Friday , May 7 2021

Stone tools prove that humans were in 2.4 million years ago in North Africa

When did the early humans reach the first Mediterranean area? Archaeological evidence, published online by Journal Science (as the first publication), shows their presence in North Africa at least 2.4 million years ago.

This is about 600,000 years before the previous thought.

Results from Anne Boucher site in northeast Algeria provide new information on the time window, whose initial representative Homo Genus

This discovery is a result of excavation and intimate investigation under the umbrella of the Ihen Project since 1992.

The location of Ain Bouquet and other prehistoric sites On the right: Zoom around the city of El Yulma. Maps: Google Map

El Yulma is situated north of the city, the area was known to provide 1.8 million years ago (mythological stories and al-Kharba sites, see map above) stone tools and cut-marked bones, which are the oldest events so far in North Africa.

In 2006 and 2009, new artifacts were found in a few hundred meters of Ain Boucher from other sites. They were distributed in the two layers below the earlier archaeological findings, which indicate an old human presence in this field.

Finds archaeologists

Low (archaeological abbey-LW) and upper (AB-up) archaeological level excavations achieve more than 250 stone tools and about 600 fossil fossils.

A wide range of animals were identified, including elephants, horses, ranos, hippo, wild antelopes, pigs, haynas and crocodiles. These animals are currently habituated to the nearby permanent watershed Savana, which suggests similar conditions in the past.

The discovery of a stone tool involves a cutting tool and cutting-edge cutting tools that are used to process the animal body. These tools are composed of limestone and flint that were collected around the ancient stream bed.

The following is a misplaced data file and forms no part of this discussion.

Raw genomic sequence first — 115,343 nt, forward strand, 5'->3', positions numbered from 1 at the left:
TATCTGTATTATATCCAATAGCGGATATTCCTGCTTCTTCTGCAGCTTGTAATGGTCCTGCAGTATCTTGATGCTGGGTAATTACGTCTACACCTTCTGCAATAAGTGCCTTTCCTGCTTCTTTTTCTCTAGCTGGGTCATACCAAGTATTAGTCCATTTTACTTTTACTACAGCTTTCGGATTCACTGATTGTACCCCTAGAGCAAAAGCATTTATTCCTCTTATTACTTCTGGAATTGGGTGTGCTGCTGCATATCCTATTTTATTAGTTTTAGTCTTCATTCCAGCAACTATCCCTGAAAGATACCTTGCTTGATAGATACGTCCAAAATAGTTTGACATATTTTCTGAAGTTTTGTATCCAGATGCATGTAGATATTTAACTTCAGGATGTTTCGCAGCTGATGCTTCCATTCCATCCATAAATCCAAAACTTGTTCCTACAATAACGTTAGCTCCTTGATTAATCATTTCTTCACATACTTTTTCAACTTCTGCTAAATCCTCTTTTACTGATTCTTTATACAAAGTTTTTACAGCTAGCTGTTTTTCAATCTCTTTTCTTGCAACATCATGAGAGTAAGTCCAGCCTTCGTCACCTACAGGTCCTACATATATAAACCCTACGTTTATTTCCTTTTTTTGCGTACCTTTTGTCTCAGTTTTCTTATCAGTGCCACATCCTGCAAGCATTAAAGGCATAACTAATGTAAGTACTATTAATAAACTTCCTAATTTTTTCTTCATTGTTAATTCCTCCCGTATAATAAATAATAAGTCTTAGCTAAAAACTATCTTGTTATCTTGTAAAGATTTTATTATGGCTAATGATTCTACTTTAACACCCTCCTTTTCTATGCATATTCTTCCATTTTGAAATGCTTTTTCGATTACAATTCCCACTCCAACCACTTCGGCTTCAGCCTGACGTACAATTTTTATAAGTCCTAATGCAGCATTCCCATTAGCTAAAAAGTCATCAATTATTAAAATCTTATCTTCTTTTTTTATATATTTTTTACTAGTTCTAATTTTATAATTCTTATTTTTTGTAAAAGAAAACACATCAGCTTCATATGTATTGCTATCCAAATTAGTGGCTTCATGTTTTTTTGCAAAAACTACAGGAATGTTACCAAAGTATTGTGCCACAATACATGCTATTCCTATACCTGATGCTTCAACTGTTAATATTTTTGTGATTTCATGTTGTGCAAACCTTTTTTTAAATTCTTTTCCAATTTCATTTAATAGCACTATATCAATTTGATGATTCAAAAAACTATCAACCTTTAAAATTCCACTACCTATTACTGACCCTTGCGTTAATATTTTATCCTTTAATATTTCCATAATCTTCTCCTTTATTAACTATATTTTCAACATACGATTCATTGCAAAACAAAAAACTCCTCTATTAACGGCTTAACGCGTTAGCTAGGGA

They are the characteristics of the Oldwood Stone Tool technology known from East African sites and it dates from 2.6 million to 1.9 million years ago. But there are some subtle changes in the search of i-bouture, especially with the presence of highly specialized tools in a circular shape, whose work remains unknown.

Two examples of stone tools from Ein Boucher. Photo: Mohammed Sahnaui

Fossil bones show some specific signs that can not be natural roots, but as a result of deliberate activity.

Two types are known. The first sharp-edged pieces were cut-offs, in which skinning, interpreting and deflating activities were suggested (pictured below). The second includes the percussion signs made by Hamster, which suggests a mystery extrapolation.

These are used by the early hamins of animal meat and myelines. This is most often compatible with other studies of contemporary East African sites.

A small Bodice bone with a stone tool cuttings. Photo: Isabel Casser

Dating on the site was very challenging, but the AB-up related positions (at the Oldwei event) and AB-LW (few meters) Obtained 1.9 million and below 2.4 million years old respectively).